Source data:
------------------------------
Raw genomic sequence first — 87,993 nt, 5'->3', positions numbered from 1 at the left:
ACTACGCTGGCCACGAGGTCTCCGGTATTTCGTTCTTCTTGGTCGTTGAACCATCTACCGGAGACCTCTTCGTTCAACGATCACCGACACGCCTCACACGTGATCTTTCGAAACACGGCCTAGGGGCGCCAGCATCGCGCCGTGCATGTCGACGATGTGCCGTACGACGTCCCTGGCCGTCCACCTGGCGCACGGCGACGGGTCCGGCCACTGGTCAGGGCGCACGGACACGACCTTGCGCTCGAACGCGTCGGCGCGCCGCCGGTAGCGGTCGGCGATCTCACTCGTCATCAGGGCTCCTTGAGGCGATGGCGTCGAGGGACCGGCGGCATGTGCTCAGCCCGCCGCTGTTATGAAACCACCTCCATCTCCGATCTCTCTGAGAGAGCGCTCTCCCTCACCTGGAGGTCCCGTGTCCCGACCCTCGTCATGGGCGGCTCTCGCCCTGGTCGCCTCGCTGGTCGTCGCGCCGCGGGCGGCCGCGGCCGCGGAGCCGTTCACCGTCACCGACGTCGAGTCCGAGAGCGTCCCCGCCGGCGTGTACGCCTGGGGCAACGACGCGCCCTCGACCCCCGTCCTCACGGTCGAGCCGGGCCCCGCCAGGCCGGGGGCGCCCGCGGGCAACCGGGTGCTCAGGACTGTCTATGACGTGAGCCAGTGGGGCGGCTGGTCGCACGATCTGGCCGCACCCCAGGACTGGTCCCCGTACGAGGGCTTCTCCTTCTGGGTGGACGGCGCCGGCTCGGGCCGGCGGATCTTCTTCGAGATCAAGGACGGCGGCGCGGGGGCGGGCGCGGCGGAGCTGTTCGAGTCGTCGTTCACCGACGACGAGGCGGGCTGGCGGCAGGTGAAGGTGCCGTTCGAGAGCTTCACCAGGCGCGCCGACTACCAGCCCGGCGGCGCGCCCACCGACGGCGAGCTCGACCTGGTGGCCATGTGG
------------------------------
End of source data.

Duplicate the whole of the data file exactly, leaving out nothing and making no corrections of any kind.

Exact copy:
Raw genomic sequence first — 87,993 nt, 5'->3', positions numbered from 1 at the left:
ACTACGCTGGCCACGAGGTCTCCGGTATTTCGTTCTTCTTGGTCGTTGAACCATCTACCGGAGACCTCTTCGTTCAACGATCACCGACACGCCTCACACGTGATCTTTCGAAACACGGCCTAGGGGCGCCAGCATCGCGCCGTGCATGTCGACGATGTGCCGTACGACGTCCCTGGCCGTCCACCTGGCGCACGGCGACGGGTCCGGCCACTGGTCAGGGCGCACGGACACGACCTTGCGCTCGAACGCGTCGGCGCGCCGCCGGTAGCGGTCGGCGATCTCACTCGTCATCAGGGCTCCTTGAGGCGATGGCGTCGAGGGACCGGCGGCATGTGCTCAGCCCGCCGCTGTTATGAAACCACCTCCATCTCCGATCTCTCTGAGAGAGCGCTCTCCCTCACCTGGAGGTCCCGTGTCCCGACCCTCGTCATGGGCGGCTCTCGCCCTGGTCGCCTCGCTGGTCGTCGCGCCGCGGGCGGCCGCGGCCGCGGAGCCGTTCACCGTCACCGACGTCGAGTCCGAGAGCGTCCCCGCCGGCGTGTACGCCTGGGGCAACGACGCGCCCTCGACCCCCGTCCTCACGGTCGAGCCGGGCCCCGCCAGGCCGGGGGCGCCCGCGGGCAACCGGGTGCTCAGGACTGTCTATGACGTGAGCCAGTGGGGCGGCTGGTCGCACGATCTGGCCGCACCCCAGGACTGGTCCCCGTACGAGGGCTTCTCCTTCTGGGTGGACGGCGCCGGCTCGGGCCGGCGGATCTTCTTCGAGATCAAGGACGGCGGCGCGGGGGCGGGCGCGGCGGAGCTGTTCGAGTCGTCGTTCACCGACGACGAGGCGGGCTGGCGGCAGGTGAAGGTGCCGTTCGAGAGCTTCACCAGGCGCGCCGACTACCAGCCCGGCGGCGCGCCCACCGACGGCGAGCTCGACCTGGTGGCCATGTGG